The above-mentioned values were higher than those reported in other industrial facilities as In ingot manufacturing workers mainly exposed to In2O3 and In(OH)3 and metallic indium (concentration ranges of 0.22 -3.5 µg/l urine and 0.32 -12.6 µg/l serum in workers vs < 0.02 and <0.03 µg/l respectively in controls (Hoet et al 2012). Hoet et al demonstrated that neither In-U nor In-Pl significantly increased during the day or the week. A weekend-end without occupational exposure was not sufficient to reach the background In-Pl and In-U levels measured in controls. The results of the experimental investigations confirmed the hypothesis that inhalation of hardly soluble In compounds may cause accumulation of In in the body leading to a prolonged 'endogenous exposure' from both a lung depot of 'insoluble' particles that are progressively absorbed and from a retention depot in other internal organs. In-U and In-Pl are very sensitive to detect exposure and mainly reflect long-term exposure. In-Pl levels are particularly stable for a given individual. In-U might be more influenced than In-Pl by recent exposure. Both parameters remained high years after the withdrawal from exposure, indicating a possible endogenous exposure and a prolonged risk of pulmonary and systemic diseases even after work exposure has ceased.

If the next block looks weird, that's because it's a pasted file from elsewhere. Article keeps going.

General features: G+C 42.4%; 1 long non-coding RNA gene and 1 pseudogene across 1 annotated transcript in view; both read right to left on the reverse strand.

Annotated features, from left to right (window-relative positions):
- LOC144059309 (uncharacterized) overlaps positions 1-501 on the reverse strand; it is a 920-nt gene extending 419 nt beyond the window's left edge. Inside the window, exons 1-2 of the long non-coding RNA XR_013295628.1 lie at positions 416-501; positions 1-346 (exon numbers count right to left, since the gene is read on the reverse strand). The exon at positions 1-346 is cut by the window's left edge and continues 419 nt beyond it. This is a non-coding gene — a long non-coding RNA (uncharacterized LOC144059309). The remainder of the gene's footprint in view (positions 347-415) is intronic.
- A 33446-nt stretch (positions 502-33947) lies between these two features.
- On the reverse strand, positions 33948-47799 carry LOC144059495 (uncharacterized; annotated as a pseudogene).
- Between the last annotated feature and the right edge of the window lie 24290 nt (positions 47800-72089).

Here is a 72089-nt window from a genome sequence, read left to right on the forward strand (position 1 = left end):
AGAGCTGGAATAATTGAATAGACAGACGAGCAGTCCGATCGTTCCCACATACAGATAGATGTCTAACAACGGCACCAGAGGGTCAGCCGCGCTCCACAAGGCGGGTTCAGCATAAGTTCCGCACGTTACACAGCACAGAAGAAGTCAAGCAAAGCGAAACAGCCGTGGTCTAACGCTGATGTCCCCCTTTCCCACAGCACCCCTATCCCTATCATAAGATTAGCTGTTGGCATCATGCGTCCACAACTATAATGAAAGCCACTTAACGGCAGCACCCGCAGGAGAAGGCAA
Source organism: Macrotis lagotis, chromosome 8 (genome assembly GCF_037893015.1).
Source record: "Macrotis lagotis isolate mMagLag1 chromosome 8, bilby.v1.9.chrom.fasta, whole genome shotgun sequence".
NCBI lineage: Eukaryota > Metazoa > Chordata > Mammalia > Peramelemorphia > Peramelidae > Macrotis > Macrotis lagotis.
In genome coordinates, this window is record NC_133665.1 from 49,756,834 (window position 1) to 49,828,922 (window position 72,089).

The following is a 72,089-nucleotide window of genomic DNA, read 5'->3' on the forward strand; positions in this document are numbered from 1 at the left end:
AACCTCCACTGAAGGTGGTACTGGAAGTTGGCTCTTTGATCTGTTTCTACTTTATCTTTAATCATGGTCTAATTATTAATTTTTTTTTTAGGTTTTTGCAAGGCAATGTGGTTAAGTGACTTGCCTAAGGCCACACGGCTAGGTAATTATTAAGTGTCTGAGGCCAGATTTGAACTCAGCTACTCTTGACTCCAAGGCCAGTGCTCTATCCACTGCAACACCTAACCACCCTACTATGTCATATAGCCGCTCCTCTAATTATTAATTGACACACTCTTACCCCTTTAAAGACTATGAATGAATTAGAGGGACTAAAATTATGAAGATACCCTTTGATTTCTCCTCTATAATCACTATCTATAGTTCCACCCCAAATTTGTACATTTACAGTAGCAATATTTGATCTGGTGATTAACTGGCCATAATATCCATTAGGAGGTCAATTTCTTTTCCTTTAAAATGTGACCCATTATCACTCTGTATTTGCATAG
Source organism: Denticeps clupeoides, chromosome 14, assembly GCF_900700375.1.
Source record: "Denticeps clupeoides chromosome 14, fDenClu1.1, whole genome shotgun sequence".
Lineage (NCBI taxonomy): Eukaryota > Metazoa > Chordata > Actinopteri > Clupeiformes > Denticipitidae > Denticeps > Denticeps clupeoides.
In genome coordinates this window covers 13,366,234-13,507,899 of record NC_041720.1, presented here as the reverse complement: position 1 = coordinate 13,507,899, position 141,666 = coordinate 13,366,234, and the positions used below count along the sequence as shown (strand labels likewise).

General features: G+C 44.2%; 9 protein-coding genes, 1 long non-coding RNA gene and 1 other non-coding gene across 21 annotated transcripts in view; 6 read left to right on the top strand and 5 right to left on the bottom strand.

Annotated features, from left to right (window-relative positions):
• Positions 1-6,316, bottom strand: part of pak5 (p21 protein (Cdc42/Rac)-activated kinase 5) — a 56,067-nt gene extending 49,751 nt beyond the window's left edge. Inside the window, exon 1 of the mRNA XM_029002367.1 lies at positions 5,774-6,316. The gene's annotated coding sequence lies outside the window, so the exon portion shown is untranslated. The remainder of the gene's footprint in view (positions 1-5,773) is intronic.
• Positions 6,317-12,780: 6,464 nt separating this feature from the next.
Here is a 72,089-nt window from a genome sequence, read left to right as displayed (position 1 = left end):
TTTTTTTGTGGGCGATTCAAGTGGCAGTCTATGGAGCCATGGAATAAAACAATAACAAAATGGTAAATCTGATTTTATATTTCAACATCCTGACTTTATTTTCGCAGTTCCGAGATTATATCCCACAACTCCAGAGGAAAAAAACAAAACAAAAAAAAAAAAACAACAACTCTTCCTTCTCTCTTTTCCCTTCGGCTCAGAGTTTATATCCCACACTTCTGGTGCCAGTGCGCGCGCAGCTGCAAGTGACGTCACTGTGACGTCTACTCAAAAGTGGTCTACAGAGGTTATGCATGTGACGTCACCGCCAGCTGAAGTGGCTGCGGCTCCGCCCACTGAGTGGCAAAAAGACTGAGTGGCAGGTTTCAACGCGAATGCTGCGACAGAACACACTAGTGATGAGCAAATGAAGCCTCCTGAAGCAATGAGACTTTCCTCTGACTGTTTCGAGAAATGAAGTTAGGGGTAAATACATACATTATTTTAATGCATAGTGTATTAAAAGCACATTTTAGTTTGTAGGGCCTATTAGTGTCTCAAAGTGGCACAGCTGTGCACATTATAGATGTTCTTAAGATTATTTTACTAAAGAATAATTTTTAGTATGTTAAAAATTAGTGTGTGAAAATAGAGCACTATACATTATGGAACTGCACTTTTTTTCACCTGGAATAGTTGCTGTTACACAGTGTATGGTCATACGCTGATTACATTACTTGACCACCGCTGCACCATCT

Indium has poor or no human skin absorption because of Indium's precipitation at physiologic pH (Sullivan and Krieger, 2001).


Isitman et al (1974) reported the biphasic half-times for 111InCl3 or 111In-DPTA in lung of adult human subjects exposed to an aerosol to be 16 and 35 minutes, respectively. After a prolonged exposure it is likely that the accumulation of insoluble indium particles in the lungs is followed by a slowly resorption which is responsible for a prolonged elimination with half-times ranging from some days to several years. This can explain the observations of elevated indium concentrations in plasma/serum and urine of workers not anymore exposed to indium (Chonan et al 2007)